Friday, July 12, 2013

Stella and the Vet

Our sweet puppy, Stella, has a big problem.  She is terrified to go to the vet, and she needs to go get a heartworm test and some vaccinations.  The anxiety can be traced back to when she was neutered, about a year ago. Before that, a visit to the vet was a great happy treat and Stella loved everyone there.   Last year, when we went for her annual check-up, she didn’t like it much.  She was uncharacteristically nervous. The vet gave me some Ace (acepromazine) pills and suggested that the next time we come, I should give her a couple to calm her.  I’m not a fan of tranquilizers, so I chose to believe that Stella would simply get over this aversion.
This winter, I took Stella off the heartworm medication and the Frontline for a couple of months when there were no bugs. So, this Spring, I made an appointment for her to have a heartworm test before I put her back on the pills.  We went to the vet, without any tranquilizers, and Stella had a total meltdown.  I’ve never seen her like this, hiding under me, shaking, panting, refusing dog treats. The vet techs were very sympathetic and gentle, and we decided not to do anything that day. We re-scheduled, and I gave her the two tabs of Ace an hour and a half before we went back to the vet. The drugs seemed to rev Stella up instead of calm her. She was trying to play with the cat and racing around, and the closer we got to the vet’s office, the more upset she was. Once again, we went in, Stella freaked out and we did nothing but try to hang out until she calmed down. She never did. So, after talking to the vet, we tried it again with 3 pills.  Stella was very disoriented from the drugs, and she still panicked and we did not do the blood test and later, she was wobbling around like a drunk.  I felt awful that I had done this to her. The vet told me that some dogs will have that reaction to Ace, so we should try Xanax.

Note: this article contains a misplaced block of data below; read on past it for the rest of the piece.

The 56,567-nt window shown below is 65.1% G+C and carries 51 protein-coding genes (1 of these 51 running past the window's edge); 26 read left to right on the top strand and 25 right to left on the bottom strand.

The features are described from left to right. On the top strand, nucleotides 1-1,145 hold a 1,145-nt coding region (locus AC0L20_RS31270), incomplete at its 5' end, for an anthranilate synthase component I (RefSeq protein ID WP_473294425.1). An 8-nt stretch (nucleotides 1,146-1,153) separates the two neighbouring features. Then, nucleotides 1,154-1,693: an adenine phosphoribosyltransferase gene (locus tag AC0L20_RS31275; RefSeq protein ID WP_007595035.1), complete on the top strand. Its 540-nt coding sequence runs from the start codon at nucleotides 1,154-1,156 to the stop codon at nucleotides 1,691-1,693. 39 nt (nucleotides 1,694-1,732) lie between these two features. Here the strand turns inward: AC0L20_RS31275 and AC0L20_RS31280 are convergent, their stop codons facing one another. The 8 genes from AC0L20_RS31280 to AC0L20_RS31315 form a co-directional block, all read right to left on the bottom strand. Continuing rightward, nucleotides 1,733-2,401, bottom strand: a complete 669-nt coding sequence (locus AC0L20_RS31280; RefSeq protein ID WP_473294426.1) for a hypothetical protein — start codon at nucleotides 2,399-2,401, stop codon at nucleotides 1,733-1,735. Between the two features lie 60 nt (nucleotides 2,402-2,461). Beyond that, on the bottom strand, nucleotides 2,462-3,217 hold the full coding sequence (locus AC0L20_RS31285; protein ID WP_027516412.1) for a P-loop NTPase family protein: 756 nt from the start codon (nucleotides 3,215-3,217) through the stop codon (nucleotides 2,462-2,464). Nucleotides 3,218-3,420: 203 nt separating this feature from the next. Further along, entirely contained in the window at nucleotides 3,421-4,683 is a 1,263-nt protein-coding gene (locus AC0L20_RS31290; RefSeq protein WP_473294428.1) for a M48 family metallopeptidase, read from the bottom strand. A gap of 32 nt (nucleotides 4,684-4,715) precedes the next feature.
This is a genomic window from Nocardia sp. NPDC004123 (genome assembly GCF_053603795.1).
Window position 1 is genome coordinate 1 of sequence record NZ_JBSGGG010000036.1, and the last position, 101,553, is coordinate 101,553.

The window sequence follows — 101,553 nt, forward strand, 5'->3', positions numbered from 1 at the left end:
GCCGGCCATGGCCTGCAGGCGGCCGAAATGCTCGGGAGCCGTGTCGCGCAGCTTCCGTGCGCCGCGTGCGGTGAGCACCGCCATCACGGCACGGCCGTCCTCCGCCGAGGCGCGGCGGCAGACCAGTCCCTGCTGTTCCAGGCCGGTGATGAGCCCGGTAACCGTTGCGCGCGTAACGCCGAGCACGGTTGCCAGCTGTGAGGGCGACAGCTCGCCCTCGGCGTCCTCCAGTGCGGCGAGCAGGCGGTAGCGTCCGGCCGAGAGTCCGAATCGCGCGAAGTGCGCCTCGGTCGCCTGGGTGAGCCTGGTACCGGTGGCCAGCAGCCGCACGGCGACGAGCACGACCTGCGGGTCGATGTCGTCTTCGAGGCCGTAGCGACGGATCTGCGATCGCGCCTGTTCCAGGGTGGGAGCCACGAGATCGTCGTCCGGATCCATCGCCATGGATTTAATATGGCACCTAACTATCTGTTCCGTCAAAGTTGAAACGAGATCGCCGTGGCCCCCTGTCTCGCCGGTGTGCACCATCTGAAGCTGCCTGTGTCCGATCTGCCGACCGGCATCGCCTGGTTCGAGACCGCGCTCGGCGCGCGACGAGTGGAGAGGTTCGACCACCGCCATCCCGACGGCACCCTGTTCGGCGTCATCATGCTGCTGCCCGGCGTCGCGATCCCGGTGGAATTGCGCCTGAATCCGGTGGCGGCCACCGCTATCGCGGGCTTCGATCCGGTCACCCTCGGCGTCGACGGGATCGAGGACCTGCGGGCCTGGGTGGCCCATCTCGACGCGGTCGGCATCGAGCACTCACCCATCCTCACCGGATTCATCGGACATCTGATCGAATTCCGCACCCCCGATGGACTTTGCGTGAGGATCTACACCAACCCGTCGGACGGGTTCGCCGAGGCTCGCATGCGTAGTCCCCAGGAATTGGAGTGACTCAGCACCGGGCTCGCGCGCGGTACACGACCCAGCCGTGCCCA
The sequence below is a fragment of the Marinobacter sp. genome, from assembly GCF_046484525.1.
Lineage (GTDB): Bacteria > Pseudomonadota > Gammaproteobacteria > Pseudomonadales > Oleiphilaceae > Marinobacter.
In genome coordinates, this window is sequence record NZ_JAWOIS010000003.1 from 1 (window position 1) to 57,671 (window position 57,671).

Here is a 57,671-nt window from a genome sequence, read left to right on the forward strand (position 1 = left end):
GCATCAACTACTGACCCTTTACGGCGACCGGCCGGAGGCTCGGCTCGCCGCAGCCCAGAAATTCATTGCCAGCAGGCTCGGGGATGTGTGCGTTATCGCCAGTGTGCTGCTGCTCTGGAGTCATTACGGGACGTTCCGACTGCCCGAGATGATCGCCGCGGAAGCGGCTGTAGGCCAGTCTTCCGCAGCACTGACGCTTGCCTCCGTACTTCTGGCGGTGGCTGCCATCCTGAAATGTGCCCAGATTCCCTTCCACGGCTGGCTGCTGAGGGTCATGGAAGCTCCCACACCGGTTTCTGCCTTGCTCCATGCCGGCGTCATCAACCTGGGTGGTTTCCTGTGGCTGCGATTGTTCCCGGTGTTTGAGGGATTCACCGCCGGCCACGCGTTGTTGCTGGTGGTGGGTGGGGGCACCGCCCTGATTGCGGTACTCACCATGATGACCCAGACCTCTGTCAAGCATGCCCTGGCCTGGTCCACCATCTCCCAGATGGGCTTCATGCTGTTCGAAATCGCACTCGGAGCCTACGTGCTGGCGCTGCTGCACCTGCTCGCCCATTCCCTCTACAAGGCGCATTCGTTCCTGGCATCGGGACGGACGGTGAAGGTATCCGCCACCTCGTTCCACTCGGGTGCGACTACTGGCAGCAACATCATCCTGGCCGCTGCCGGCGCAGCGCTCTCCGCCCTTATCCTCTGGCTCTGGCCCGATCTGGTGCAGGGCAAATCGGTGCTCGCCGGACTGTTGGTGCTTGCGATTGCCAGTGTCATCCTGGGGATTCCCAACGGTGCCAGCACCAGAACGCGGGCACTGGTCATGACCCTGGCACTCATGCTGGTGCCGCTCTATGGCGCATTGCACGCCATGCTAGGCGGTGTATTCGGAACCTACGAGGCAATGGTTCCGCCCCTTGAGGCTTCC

By now, I was really upset.  We love our vet and don’t want to find another one. We’ve been going there for almost 10 years, and we really believe that they are the best ones around. I googled around and found out that Ace is a sedative, which can sometimes not work because it is not “calming” but merely sedating – like a blanket that slows down the dog but doesn’t address the underlying anxiety. And Xanax is supposed to actually calm anxiety-ridden dogs. Did I mention that I don’t like these kind of drugs?  But I took Stella to the vet – a desensitization visit – and picked up the pills. I brought my husband along for moral support. Stella wigged out again and scratched him really hard on the arm as she was trying to jump on him to get away. He agreed with me: it’s official that Stella has a problem with the vet. The Xanax didn’t work either. It seemed to have no effect on her at all. When we got to the vet, she was panting and freaking out. They don’t want to restrain her, so we agreed that we would have to come up with some other plan, but their only suggestion was that I call an animal behaviorist.  So, I am waiting to hear from a vet who is a behaviorist that they recommended.